While many of us have abandoned the habit of ironing, artist Maira Kalman, best known for her New Yorker covers and beloved children’s books, considers ironing a form of meditation. This artist’s eccentric passion for ironing may actually have some science behind it: repetitive tasks like ironing can empty the brain, prevent the body from overreacting, foster feelings of relaxation and boost creativity.
Still not convinced? Taking up ironing again after a long hiatus can seem daunting and, well, dull. But with some tips on prep, fabric care and choosing the right tools for each task, in no time you’ll be back in the flow, ironing like a pro.
Setting the stage
Board or no board? Can’t find that ironing board? No worries. You can iron on any sturdy, flat surface as long as you cover it with a protective material, preferably a heat-resistant ironing blanket or at the very least a thick towel. If you’ve found the board but the cover isn’t in the best of shape, consider replacing it, particularly if it’s more than 2 years old.
Checking fabrics. Whatever you’re ironing, make sure you read care labels to identify the fabric you’re about to iron. Also make sure the item is clean because the iron’s heat can cause stains to set in.
Ironing by fabric type
If you can’t find a fabric care label on an item and you’re not sure of the fabric type, start with the lowest temperature setting and test on an inside seam. For many fabrics, it is preferable to iron on the wrong side of the material to prevent damage. For some sensitive fabrics, it’s best to iron with a pressing cloth—a cloth napkin will do—between the item and the iron. Do the same for fabric blends. In general, synthetic fabrics should be ironed at a lower heat than natural ones. So let’s start with those.
- Acetate - Low heat. Turn the garment inside out. Use a dry iron (no steam).
- Acrylic - Low heat. Turn the garment inside out. Use a dry iron (no steam). Use the spray button on your iron if necessary.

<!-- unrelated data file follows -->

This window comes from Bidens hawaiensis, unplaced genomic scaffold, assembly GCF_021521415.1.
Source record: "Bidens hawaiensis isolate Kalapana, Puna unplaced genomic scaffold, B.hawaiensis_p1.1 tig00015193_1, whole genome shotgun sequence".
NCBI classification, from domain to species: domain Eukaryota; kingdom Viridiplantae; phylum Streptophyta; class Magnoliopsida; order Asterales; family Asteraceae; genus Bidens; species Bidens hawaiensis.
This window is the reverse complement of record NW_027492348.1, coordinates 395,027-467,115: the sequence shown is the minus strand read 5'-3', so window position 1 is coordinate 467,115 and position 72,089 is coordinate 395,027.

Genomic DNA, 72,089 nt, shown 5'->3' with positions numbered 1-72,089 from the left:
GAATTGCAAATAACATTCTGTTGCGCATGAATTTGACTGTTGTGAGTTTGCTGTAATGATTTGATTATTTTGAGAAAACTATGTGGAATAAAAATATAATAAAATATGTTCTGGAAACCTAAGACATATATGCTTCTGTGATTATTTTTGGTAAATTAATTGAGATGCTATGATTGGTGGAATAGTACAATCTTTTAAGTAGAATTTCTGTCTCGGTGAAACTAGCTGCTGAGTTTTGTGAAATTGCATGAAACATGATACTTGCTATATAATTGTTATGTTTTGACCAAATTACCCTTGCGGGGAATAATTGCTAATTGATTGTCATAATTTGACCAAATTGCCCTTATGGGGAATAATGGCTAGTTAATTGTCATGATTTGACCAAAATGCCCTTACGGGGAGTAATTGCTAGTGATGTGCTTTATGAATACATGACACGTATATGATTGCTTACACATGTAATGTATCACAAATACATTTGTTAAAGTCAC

- Nylon - Low heat. Use a dry iron (no steam). Use the spray button on your iron if necessary.
- Polyester - Low or medium heat. Iron while the fabric is still damp, or pre-moisten it using a spray bottle or the spray button on your iron.
- Silk – Medium heat. Dry iron. Turn garment inside out. Use a pressing cloth. To press a silk tie, place the “right” side down against the ironing board.
- Wool – Medium heat. Dry iron. Use a pressing cloth and iron on the “wrong” side of the fabric.
- Cotton - High heat. Iron while fabric is still damp, or pre-moisten it using a spray bottle or the spray button on your iron. Use steam if necessary.
- Linen – High heat. Turn garment inside out. Iron while fabric is still damp, or pre-moisten it using a spray bottle or the spray button on your iron. Use steam if necessary.
|Polyester||Low - Med||No||OK||OK|
Choose the right tool
If getting back into (or just into) the ironing groove isn’t in the cards, consider getting your hands on a garment steamer, a steam iron or iron/steamer combo. Steaming is an easy way to freshen clothes and smooth out the wrinkles in dresses, slacks, shirts, sweaters, coats, curtains, comforters and more. Consider a light, compact model like the Handheld Garment Steamer, which is perfect for traveling. Of course a steamer alone won’t give you a crisp shirt, perfectly creased trousers or beautifully pressed linen napkins—for those everyday luxuries you’ll need a steam iron. Also lightweight and compact, the 2-in-1 Iron/Steamer gives you flexibility for those times when you can get yourself into the ironing groove and those times when you just can’t. Whether steamed or fully ironed, your clothes will look and feel better with a little effort on your part and the help of a thoughtful appliance.